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Microsoft: Token-Mining Vulnerability in Teams is Not Critical to Fix

Rabia Noureen

Microsoft Teams

Security researchers have recently identified a vulnerability in the Microsoft Teams desktop app. The security flaw could allow attackers to access authentication tokens and accounts with multi-factor authentication (MFA) enabled.

According to the cybersecurity company Vectra, Microsoft Teams stores user authentication tokens in plain text on the device. It would allow threat actors with local access to an affected system to steal the tokens and remotely sign in to the compromised account. The vulnerability affects the desktop versions of Microsoft Teams on Windows, Mac, and Linux.

“Anyone who installs and uses the Microsoft Teams client in this state is storing the credentials needed to perform any action possible through the Teams UI, even when Teams is shut down. This enables attackers to modify SharePoint files, Outlook mail and calendars, and Teams chat files,” Vectra researchers explained.

Security Researchers Find Critical Vulnerability in Microsoft Teams

The researchers added that attackers could use the vulnerability to hijack accounts of high-profile employees (such as the CEO or CFO). It makes it easier to launch phishing campaigns and potentially disrupt the operations of an entire organization.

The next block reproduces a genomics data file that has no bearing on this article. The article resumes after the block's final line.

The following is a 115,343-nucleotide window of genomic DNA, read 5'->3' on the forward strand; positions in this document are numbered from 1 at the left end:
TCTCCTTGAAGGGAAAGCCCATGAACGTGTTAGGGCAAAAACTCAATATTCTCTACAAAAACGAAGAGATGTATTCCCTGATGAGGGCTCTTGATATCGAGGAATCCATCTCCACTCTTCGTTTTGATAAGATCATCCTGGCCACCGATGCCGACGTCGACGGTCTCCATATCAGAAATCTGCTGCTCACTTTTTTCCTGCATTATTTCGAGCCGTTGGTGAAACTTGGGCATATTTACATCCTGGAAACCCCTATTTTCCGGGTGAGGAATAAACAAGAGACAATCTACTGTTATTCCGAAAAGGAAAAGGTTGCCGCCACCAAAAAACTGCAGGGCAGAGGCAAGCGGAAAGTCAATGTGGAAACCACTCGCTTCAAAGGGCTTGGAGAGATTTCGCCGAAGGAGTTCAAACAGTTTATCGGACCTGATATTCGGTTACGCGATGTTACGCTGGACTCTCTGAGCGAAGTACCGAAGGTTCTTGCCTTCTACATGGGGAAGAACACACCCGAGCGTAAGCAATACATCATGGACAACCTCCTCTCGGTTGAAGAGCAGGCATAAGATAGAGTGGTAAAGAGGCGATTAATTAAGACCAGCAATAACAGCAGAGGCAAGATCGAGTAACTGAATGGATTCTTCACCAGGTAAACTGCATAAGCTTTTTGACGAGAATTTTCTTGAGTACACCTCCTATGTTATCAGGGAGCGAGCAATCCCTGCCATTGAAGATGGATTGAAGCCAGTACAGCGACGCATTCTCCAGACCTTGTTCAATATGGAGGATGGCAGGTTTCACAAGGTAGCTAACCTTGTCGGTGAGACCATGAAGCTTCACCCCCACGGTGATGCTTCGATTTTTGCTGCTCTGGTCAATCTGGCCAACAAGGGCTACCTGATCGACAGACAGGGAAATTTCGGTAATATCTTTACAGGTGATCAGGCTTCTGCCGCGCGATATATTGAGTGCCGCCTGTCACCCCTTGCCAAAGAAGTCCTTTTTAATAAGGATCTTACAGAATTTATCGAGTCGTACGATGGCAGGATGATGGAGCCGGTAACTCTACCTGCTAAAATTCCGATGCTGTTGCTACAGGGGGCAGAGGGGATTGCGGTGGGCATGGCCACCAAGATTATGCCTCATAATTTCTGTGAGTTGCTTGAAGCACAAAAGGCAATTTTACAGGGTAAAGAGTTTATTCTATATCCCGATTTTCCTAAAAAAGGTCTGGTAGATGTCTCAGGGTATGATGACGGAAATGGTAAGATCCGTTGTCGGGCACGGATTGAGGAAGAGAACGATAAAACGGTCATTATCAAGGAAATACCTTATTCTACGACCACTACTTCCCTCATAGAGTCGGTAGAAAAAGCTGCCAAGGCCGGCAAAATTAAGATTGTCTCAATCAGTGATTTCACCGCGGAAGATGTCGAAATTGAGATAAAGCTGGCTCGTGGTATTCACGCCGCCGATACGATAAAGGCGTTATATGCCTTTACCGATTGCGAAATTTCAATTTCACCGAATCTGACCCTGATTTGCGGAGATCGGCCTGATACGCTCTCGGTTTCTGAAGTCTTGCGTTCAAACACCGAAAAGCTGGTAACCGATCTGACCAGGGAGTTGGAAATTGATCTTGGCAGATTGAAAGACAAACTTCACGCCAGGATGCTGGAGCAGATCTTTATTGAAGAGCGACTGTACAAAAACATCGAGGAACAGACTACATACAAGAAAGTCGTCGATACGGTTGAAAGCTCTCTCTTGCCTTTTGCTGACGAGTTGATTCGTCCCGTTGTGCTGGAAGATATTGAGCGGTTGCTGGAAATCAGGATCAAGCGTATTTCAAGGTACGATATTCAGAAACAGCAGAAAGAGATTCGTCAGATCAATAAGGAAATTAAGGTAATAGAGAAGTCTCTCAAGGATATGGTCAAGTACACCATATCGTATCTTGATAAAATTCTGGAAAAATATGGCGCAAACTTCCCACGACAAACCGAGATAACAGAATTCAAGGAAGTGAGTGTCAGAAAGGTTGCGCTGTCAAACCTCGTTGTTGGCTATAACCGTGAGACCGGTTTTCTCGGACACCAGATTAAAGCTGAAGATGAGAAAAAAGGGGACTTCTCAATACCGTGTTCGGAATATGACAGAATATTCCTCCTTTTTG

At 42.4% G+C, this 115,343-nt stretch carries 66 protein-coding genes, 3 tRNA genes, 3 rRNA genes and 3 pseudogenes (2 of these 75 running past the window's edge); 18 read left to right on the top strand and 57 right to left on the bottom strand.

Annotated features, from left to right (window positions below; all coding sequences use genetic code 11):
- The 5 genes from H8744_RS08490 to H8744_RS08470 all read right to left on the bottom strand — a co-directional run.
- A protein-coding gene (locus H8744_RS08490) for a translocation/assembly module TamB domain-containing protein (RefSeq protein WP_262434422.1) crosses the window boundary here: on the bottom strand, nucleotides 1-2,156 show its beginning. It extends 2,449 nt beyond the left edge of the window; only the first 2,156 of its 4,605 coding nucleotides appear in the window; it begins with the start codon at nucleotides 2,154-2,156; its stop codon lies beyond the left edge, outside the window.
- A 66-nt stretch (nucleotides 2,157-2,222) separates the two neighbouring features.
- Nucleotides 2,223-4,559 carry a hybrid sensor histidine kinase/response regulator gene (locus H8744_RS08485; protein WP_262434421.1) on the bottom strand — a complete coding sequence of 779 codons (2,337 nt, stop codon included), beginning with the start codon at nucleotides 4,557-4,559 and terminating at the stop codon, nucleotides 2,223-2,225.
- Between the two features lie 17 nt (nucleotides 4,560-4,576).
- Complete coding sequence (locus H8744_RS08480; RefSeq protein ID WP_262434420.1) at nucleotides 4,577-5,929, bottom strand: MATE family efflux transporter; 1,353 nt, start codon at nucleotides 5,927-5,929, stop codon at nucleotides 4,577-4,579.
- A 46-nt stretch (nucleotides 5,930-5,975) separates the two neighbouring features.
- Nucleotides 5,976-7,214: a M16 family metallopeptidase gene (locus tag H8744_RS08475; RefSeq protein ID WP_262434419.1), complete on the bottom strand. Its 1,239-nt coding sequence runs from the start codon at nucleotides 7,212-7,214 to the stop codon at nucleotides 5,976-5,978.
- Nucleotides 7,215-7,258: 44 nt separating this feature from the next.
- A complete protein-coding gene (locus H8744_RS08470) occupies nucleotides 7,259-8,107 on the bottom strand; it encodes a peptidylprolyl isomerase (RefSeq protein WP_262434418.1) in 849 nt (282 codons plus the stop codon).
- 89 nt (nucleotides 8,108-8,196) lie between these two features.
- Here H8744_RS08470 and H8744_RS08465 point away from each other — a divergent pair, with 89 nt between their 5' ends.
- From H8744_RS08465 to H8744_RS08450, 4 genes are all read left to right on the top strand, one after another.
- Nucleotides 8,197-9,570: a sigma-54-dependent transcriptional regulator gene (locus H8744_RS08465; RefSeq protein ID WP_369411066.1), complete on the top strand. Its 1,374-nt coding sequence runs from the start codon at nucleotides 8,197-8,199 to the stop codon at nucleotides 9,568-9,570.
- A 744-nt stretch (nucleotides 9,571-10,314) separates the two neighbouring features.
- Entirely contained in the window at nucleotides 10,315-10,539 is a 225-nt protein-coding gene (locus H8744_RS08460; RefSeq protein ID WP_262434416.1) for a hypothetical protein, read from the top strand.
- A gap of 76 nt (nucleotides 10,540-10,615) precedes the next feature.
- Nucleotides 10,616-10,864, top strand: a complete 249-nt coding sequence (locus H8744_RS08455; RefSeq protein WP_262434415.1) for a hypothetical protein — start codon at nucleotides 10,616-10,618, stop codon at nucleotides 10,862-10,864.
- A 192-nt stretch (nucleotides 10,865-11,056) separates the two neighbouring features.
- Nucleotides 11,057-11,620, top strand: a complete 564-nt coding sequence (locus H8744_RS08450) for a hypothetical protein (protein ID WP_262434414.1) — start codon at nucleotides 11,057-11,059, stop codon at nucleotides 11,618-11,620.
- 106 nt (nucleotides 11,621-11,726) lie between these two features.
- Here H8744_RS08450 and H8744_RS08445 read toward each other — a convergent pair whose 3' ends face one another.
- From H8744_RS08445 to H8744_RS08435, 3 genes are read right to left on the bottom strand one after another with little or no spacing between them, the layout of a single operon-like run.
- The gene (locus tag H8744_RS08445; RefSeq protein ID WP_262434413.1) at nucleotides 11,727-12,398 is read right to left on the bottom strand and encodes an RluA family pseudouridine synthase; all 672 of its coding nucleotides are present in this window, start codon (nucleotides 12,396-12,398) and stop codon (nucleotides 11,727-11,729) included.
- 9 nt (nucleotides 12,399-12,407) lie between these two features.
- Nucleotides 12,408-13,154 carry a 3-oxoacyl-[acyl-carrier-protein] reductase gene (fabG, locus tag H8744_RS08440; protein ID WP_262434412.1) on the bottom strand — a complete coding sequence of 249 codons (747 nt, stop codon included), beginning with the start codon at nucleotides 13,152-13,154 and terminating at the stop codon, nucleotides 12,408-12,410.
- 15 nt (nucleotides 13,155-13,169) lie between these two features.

Microsoft to patch the Teams flaw in a future update

Vectra first discovered the security flaw and disclosed it to Microsoft in August this year. However, Microsoft believes that the exploit doesn’t meet its severity criteria for immediate patching, and it plans to fix the bug in a future update.

“The technique described does not meet our bar for immediate servicing as it requires an attacker to first gain access to a target network. We appreciate Vectra Protect’s partnership in identifying and responsibly disclosing this issue and will consider addressing in a future product release,” a Microsoft spokesperson said in a statement to Bleeping Computer.

Last year, Microsoft started working on a new web-based “Teams 2.0” desktop app, which ditches the Electron framework in favor of Edge Webview 2. All Electron applications have some known security issues, and the new Teams app should provide better OS-level security to protect cookies and storage. However, there is no ETA on when it will be available for enterprise customers.

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